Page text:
Gain in cellular capacity to manage oxidative stress is associated with increased lifespan, and failure results in cellular damage triggering diseases such as cancer and diabetes. Though the cell has conserved pathways to respond to oxidative stress, much remains to be discovered. Our lab is interested in SKN-1, a major transcription factor that regulates the phase II detoxification response to oxidative stress. However, we recently discovered that SKN-1 is important for the activation and repression of a number of genes that influence autophagy and ER functions both during stress and in the absence of stress. This exciting preliminary data suggest that SKN-1 potentially aids in maintenance of cellular stability, or cellular homeostasis. I will be investigating the mechanism of SKN-1 regulation and whether a direct connection exists between Endoplasmic Reticulum (ER) and autophagy function during homeostasis and oxidative stress. In order to study stress in the context of a whole organism, I will be using the model organism C. elegans, which can be genetically manipulated and analyzed quickly in a high throughput manner at low cost. Understanding how SKN-1 restores the organism after stress and regulates stress to maintain homeostasis might uncover potential therapeutic targets for disease and disease prevention.
Specific Aim 1 : Does SKN-1 aid in cellular homeostasis by regulating autophagy and ER function? 1 will investigate whether SKN-1 also directs transcription of autophagy and ER stress genes by probing whether SKN-1 binds to the predicted binding sites in the promoter regions in vivo. I will then determine if SKN-1 activity is necessary for autophagy and/or ER stress.
Specific Aim 2 : How is SKN-1 is regulated in the nucleus before and after stress? I will first determine whether SKN-1 can be found at the site of transcription and whether recruitment of SKN-1 depends on the acetylation state of chromatin. I will also address whether p300 or HDA-2 is still recruited in the absence of SKN-1 activity as well as whether SKN-1 directly interacts with HDA-2. If I find that a direct association between HDA-2 and SKN-1 exists, I will then investigate whether SKN-1 activity or recruitment affects genome stability.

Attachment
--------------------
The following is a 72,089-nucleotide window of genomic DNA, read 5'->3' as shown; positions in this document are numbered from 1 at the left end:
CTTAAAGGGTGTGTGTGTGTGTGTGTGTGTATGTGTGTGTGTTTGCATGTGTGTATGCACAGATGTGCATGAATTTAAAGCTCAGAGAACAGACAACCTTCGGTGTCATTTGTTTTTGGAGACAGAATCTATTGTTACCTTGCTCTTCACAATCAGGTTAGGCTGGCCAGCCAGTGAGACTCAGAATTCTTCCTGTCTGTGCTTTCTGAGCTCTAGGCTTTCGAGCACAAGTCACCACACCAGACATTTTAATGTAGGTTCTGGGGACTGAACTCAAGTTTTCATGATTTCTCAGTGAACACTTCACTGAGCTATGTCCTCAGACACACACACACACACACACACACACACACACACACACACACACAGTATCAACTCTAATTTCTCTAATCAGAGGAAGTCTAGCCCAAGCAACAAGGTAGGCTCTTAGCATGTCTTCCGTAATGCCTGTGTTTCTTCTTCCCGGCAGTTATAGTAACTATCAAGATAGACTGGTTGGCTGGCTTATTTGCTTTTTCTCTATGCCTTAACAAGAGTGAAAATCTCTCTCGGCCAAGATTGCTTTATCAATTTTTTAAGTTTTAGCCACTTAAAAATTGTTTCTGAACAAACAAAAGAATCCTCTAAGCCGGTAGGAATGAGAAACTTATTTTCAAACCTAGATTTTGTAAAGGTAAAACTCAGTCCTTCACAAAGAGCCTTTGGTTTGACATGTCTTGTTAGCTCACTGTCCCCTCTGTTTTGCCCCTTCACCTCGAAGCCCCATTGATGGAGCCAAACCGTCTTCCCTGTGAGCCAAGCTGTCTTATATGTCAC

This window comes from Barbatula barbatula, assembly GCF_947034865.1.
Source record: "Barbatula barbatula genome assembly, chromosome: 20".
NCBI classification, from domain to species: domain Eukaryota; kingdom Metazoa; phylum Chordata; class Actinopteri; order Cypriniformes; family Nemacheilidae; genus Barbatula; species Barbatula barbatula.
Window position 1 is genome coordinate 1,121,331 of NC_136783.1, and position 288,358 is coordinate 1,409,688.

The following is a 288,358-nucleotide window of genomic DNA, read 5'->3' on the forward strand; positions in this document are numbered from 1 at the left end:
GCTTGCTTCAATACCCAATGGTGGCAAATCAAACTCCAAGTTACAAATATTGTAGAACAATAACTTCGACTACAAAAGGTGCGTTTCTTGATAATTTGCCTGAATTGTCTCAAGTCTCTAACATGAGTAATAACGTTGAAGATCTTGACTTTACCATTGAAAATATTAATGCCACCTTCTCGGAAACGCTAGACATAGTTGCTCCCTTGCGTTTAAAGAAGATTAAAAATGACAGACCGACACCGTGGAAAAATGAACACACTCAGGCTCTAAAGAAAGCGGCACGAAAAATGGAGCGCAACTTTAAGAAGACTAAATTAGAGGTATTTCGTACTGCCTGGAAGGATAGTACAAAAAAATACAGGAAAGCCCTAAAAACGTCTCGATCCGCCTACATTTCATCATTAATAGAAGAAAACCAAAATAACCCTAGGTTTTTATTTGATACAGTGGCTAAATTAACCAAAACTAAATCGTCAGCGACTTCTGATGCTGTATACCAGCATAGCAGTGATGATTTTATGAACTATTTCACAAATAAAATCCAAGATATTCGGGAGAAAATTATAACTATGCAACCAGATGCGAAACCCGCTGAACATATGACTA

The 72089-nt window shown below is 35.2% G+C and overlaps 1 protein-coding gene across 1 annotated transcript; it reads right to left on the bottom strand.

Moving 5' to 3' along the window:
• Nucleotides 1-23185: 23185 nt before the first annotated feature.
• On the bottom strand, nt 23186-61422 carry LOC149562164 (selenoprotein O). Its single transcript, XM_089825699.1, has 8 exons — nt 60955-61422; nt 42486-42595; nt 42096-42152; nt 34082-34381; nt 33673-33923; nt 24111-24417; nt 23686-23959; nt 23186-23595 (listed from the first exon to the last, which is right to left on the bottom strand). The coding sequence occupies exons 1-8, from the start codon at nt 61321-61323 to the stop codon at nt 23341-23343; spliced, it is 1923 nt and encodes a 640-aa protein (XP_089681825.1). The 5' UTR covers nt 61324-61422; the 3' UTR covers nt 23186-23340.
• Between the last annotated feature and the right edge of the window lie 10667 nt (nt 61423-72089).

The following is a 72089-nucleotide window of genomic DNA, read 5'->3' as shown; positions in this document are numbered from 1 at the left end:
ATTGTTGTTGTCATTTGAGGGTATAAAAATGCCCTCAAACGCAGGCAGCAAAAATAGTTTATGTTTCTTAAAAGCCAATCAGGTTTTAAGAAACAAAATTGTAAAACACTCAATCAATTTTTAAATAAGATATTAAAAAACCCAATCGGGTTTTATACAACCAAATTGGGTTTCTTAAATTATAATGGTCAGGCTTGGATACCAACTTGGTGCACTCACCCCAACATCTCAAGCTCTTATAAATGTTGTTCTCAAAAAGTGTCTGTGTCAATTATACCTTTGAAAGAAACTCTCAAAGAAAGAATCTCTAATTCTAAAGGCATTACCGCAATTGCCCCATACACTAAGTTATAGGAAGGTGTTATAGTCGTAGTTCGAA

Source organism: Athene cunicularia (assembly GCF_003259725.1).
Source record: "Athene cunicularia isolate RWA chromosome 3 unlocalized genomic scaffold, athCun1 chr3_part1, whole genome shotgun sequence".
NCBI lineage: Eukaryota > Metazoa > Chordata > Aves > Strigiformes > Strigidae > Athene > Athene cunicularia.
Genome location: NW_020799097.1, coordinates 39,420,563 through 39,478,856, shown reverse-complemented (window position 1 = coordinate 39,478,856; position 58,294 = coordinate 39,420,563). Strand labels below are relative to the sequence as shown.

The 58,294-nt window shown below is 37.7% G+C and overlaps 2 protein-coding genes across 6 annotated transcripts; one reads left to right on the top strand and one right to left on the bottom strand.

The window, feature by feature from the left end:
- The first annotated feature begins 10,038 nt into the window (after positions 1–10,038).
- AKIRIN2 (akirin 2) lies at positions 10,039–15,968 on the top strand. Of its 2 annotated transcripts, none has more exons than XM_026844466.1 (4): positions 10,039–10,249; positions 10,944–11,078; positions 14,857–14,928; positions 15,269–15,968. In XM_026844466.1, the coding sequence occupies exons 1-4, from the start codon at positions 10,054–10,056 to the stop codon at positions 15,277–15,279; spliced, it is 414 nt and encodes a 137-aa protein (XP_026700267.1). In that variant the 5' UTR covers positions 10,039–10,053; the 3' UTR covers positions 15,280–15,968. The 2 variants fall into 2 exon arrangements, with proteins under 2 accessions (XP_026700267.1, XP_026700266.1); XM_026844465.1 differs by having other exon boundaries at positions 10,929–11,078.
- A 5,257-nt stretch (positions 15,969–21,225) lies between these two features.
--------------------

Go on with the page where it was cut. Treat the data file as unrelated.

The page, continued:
Specific Aim 3 : What other novel factors/co-factors are required for recovery from oxidative stress? To further our understanding of the oxidative stress response, I will use the RNAi libraries for C. elegans from our lab to search genome-wide for additional factors that are necessary for the organism to efficiently recovery from oxidative stress.

National Institute of Health (NIH)
National Institute of General Medical Sciences (NIGMS)
Postdoctoral Individual National Research Service Award (F32)
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Special Emphasis Panel (ZRG1-F08-F (20))
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Marino, Pamela
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Joslin Diabetes Center
United States
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Glover-Cutter, Kira M; Lin, Stephanie; Blackwell, T Keith (2013) Integration of the unfolded protein and oxidative stress responses through SKN-1/Nrf. PLoS Genet 9:e1003701